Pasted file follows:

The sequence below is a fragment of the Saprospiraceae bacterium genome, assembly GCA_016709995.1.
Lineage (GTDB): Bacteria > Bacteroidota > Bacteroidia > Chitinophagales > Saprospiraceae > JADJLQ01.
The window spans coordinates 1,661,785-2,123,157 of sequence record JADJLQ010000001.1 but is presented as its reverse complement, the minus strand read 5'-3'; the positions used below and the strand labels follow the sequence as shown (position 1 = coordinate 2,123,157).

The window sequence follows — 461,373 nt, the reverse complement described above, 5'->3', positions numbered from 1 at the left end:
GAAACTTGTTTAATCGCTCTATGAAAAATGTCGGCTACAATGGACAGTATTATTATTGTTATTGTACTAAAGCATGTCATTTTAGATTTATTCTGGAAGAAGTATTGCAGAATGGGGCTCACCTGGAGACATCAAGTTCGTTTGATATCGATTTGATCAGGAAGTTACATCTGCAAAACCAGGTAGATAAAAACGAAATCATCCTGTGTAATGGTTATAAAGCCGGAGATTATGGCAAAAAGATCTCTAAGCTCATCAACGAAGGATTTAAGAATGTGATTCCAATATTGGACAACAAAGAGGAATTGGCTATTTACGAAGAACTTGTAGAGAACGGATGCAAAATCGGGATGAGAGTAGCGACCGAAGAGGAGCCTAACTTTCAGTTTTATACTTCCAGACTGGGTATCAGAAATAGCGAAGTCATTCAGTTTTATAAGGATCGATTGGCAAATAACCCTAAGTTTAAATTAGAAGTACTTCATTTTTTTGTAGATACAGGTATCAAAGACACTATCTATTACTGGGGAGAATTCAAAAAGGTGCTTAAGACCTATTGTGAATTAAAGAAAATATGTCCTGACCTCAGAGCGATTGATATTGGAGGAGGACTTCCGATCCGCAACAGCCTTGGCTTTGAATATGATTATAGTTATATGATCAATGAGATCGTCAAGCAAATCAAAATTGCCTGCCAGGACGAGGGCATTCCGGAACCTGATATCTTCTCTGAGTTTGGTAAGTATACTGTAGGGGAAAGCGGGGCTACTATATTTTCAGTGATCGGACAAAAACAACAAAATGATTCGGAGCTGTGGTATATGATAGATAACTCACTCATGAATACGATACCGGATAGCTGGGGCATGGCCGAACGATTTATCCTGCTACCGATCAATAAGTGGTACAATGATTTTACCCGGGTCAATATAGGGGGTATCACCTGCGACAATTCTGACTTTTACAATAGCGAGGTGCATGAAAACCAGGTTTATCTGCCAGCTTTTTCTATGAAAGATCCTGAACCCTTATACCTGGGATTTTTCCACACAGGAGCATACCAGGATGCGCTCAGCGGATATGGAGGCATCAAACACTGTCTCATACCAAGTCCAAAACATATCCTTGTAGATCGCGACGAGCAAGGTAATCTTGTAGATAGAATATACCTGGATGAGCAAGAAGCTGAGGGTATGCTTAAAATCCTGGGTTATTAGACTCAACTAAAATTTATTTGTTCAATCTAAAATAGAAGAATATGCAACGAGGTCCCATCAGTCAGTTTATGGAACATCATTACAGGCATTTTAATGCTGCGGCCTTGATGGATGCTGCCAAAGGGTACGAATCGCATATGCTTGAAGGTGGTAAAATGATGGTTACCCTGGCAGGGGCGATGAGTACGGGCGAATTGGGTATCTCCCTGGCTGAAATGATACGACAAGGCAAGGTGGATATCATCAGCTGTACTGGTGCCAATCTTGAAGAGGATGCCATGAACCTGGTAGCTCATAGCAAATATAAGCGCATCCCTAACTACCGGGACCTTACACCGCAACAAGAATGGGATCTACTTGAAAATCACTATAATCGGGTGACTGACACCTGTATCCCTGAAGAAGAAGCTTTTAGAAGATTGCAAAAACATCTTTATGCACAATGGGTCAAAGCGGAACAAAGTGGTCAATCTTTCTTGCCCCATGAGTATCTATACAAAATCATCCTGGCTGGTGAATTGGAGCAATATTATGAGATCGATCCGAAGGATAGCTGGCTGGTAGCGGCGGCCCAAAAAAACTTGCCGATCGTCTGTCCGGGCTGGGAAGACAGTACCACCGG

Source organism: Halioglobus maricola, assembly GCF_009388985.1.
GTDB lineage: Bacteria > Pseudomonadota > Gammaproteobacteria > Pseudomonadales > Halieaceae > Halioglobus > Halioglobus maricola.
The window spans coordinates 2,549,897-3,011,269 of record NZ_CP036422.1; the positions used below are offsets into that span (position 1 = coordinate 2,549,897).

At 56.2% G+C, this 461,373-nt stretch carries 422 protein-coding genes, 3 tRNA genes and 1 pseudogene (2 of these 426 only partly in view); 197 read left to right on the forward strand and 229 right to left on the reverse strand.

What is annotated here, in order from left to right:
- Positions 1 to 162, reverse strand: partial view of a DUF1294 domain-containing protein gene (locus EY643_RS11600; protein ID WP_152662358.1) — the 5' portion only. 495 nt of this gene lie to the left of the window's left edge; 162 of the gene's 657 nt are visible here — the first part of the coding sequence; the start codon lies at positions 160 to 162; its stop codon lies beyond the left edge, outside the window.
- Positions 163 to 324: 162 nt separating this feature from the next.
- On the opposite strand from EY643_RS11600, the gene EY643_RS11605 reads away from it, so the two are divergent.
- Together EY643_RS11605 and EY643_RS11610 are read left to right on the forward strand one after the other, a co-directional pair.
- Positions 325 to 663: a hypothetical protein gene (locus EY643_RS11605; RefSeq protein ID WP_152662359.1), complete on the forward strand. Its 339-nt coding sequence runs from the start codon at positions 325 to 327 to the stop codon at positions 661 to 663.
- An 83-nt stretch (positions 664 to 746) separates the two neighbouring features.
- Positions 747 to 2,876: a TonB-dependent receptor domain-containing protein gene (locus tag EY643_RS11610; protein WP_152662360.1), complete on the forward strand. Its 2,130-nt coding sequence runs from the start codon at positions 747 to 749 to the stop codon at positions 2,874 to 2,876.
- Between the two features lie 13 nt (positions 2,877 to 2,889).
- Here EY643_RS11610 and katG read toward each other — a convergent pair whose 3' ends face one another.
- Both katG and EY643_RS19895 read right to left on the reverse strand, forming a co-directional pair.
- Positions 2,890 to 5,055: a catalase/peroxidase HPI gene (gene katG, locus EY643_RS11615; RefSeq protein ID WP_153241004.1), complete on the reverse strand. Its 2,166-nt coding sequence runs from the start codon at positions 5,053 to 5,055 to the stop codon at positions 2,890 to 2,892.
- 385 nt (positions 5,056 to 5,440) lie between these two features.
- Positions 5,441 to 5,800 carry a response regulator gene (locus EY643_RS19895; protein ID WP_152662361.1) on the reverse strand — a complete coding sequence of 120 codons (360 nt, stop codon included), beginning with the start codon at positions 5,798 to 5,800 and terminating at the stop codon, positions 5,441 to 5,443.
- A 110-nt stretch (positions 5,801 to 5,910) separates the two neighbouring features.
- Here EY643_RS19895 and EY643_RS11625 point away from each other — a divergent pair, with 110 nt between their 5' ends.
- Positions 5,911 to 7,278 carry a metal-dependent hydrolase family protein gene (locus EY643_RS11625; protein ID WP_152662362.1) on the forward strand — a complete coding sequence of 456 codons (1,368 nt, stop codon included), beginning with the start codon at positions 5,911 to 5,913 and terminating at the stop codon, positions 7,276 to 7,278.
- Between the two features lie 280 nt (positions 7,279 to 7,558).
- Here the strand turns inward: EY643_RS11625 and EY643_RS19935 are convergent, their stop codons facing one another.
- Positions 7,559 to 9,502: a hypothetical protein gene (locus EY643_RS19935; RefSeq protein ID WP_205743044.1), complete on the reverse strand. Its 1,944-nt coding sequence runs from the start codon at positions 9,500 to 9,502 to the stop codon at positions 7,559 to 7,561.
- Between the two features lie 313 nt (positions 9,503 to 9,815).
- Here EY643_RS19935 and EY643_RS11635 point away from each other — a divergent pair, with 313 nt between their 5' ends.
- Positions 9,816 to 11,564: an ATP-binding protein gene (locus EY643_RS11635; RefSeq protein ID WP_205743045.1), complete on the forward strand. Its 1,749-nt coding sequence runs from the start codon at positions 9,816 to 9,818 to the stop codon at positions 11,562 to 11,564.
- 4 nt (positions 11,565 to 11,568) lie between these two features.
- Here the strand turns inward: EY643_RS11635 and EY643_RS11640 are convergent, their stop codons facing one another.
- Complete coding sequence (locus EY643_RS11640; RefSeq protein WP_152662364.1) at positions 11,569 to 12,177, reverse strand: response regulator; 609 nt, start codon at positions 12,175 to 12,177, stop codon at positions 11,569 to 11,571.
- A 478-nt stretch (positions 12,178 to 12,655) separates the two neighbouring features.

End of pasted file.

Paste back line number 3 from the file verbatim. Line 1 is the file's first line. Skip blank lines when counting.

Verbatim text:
The window spans coordinates 1,661,785-2,123,157 of sequence record JADJLQ010000001.1 but is presented as its reverse complement, the minus strand read 5'-3'; the positions used below and the strand labels follow the sequence as shown (position 1 = coordinate 2,123,157).